Vixs said its XCode 3290 is designed to give set-top box and consumer electronics manufacturers the ability to build AVC home video-related products that are cost- effective.
The XCode 3290 can be integrated into home video products such as HD set-top boxes, personal video recorders (PVRs), digital TVs, Blu-Ray/HD DVD recorders, media servers and network attached storage (NAS) products. Its multi-core processors allow for multiple or advanced applications such as PVR, DLNA and networking without the aid of an external CPU.
The XCode 3290’s dual HD transcoding, encoding and dense peripheral integration can help CE manufacturers build next-generation home video products that have storage, networking and content protection needs. Consumers can extend their recording times up to six times longer by using Vixs’ transcoding technology that takes MPEG-2 or AVC streams and squeezes them into lower bitrates, resolutions and video formats.
It also supports various conditional access formats including intergraded CableCARDs and Smart Card interfaces.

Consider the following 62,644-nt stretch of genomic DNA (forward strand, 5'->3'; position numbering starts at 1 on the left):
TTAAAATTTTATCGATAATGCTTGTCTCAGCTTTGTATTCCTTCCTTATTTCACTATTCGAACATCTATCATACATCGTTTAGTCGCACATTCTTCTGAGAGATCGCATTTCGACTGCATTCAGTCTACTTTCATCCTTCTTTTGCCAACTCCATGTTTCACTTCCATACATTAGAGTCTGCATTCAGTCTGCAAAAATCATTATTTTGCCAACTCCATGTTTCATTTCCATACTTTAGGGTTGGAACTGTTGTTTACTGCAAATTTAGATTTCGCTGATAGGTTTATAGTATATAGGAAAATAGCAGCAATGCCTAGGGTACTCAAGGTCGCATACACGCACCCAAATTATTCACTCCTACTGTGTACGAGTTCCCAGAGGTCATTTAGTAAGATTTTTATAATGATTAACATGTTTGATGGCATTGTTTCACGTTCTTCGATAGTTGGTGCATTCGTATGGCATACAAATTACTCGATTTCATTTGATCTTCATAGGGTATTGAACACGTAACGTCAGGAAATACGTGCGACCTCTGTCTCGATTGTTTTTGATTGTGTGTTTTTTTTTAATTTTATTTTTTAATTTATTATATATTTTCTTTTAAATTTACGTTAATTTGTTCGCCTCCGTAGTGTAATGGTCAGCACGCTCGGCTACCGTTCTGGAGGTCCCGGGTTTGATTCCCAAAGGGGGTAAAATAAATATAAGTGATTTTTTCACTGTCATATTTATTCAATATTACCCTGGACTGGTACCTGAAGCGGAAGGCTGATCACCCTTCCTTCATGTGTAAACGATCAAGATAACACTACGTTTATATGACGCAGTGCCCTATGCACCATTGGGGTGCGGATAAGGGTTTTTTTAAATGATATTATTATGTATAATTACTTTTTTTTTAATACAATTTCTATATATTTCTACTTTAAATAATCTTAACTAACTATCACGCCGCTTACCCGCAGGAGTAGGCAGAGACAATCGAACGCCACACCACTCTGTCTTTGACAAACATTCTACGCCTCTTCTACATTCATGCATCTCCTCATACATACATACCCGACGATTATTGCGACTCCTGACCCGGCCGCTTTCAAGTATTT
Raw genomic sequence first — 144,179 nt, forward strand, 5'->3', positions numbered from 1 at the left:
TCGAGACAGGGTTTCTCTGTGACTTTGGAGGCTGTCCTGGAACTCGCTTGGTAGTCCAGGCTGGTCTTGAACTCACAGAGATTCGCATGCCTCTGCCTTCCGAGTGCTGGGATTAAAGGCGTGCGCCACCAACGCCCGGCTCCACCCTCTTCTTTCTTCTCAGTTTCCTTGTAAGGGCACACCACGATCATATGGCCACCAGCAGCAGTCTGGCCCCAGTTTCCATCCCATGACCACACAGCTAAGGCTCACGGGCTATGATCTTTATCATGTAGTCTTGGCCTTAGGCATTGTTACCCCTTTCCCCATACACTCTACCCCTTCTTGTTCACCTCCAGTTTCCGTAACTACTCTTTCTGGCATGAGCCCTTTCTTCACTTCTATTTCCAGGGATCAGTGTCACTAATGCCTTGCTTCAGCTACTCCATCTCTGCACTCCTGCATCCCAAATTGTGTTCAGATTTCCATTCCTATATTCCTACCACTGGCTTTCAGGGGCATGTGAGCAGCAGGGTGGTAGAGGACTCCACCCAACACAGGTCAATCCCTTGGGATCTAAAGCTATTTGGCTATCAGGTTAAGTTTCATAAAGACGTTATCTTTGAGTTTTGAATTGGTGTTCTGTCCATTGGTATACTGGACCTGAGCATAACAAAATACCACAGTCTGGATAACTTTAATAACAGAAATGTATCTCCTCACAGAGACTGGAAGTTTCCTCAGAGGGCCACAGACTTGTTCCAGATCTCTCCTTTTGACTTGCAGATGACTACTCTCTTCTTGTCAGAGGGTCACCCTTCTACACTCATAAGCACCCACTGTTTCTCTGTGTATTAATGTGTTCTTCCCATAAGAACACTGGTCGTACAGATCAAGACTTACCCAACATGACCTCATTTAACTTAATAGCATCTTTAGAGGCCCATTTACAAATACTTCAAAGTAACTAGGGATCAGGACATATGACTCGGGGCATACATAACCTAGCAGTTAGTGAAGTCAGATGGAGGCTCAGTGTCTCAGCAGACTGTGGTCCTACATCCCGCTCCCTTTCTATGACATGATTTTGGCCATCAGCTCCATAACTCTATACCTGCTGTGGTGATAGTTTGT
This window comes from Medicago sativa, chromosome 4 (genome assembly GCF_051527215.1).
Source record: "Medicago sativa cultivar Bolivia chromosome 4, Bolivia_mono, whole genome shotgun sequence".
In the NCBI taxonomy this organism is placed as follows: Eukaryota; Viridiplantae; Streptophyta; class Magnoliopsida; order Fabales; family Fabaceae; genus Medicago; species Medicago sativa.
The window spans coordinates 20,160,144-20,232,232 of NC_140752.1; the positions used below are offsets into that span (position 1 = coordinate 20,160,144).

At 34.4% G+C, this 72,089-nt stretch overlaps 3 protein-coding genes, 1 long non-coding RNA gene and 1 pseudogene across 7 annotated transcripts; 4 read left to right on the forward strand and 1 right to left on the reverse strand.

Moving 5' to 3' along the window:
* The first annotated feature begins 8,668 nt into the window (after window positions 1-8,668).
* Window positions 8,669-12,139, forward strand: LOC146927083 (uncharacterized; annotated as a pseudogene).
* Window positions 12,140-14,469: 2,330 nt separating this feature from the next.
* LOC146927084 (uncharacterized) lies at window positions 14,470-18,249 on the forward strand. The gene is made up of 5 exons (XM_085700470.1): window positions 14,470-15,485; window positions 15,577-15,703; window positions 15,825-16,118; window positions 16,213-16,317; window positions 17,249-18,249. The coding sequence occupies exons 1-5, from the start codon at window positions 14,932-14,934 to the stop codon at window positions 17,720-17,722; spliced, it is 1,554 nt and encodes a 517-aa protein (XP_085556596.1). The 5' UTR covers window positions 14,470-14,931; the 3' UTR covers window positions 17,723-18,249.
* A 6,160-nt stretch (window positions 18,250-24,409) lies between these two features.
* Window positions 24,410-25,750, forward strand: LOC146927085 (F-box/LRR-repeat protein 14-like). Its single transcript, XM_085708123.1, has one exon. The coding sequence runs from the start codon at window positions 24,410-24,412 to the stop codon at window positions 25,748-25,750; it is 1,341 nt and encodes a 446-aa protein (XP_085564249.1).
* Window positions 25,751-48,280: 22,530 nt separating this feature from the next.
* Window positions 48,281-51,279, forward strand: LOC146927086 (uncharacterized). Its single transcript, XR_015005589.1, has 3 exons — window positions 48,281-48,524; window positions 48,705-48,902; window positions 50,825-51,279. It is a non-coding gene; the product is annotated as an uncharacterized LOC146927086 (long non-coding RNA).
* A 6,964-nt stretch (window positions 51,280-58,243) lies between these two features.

“XCode 3290, with its powerful video processor unit, will pave the way for OEMs to build a new class of products that will give consumers unprecedented use case scenarios for managing their multimedia content,” said Sally Daub, president and CEO of Vixs Systems, in a prepared statement.
Broadband Briefs for 9/12/07
* Polatis beefs up sales team with new hires
By Mike Robuck
Polatis, a manufacturer of optical switches, announced the hiring of three executives to its sales team. Stuart Santoro, formerly vice president of sales at Opvista, joins Polatis as director of telco sales, North America, while Sean Gordon was hired as director of sales, video broadcast worldwide. Philip Benguhe was also hired as director of sales, defense and federal division.
* Shaw Communications’ lineup changing
By Traci Patterson
Shaw Communications’ channel lineup will change next week – in the markets of Alberta, British Columbia, Saskatchewan, Manitoba and Ontario – such as the addition of NHL Centre Ice. Shaw offers broadband, cable TV, high-speed Internet, satellite DTH, and digital phone and telecom services to about 3.2 million subscribers in Canada.